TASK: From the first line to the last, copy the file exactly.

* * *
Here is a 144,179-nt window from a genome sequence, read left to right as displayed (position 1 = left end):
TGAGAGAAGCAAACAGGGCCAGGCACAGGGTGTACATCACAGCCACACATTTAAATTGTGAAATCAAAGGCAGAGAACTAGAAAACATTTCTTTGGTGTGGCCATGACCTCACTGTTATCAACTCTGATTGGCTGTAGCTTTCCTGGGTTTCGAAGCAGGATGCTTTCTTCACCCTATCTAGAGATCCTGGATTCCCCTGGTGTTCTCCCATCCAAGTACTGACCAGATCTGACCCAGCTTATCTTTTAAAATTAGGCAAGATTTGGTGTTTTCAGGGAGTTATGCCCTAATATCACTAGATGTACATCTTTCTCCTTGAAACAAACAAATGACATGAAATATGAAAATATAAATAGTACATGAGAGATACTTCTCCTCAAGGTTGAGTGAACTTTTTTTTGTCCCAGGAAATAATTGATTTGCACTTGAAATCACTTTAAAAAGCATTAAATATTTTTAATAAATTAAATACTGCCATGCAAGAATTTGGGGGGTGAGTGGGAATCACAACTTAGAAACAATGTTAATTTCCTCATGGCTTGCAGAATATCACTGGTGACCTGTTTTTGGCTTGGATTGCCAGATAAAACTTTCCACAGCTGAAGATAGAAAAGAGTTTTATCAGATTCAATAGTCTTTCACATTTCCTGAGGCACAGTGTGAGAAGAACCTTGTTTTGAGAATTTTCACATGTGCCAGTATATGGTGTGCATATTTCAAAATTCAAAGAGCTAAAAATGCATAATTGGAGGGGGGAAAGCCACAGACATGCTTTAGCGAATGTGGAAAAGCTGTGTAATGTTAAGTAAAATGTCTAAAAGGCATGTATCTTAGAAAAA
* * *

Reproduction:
Here is a 144,179-nt window from a genome sequence, read left to right as displayed (position 1 = left end):
TGAGAGAAGCAAACAGGGCCAGGCACAGGGTGTACATCACAGCCACACATTTAAATTGTGAAATCAAAGGCAGAGAACTAGAAAACATTTCTTTGGTGTGGCCATGACCTCACTGTTATCAACTCTGATTGGCTGTAGCTTTCCTGGGTTTCGAAGCAGGATGCTTTCTTCACCCTATCTAGAGATCCTGGATTCCCCTGGTGTTCTCCCATCCAAGTACTGACCAGATCTGACCCAGCTTATCTTTTAAAATTAGGCAAGATTTGGTGTTTTCAGGGAGTTATGCCCTAATATCACTAGATGTACATCTTTCTCCTTGAAACAAACAAATGACATGAAATATGAAAATATAAATAGTACATGAGAGATACTTCTCCTCAAGGTTGAGTGAACTTTTTTTTGTCCCAGGAAATAATTGATTTGCACTTGAAATCACTTTAAAAAGCATTAAATATTTTTAATAAATTAAATACTGCCATGCAAGAATTTGGGGGGTGAGTGGGAATCACAACTTAGAAACAATGTTAATTTCCTCATGGCTTGCAGAATATCACTGGTGACCTGTTTTTGGCTTGGATTGCCAGATAAAACTTTCCACAGCTGAAGATAGAAAAGAGTTTTATCAGATTCAATAGTCTTTCACATTTCCTGAGGCACAGTGTGAGAAGAACCTTGTTTTGAGAATTTTCACATGTGCCAGTATATGGTGTGCATATTTCAAAATTCAAAGAGCTAAAAATGCATAATTGGAGGGGGGAAAGCCACAGACATGCTTTAGCGAATGTGGAAAAGCTGTGTAATGTTAAGTAAAATGTCTAAAAGGCATGTATCTTAGAAAAA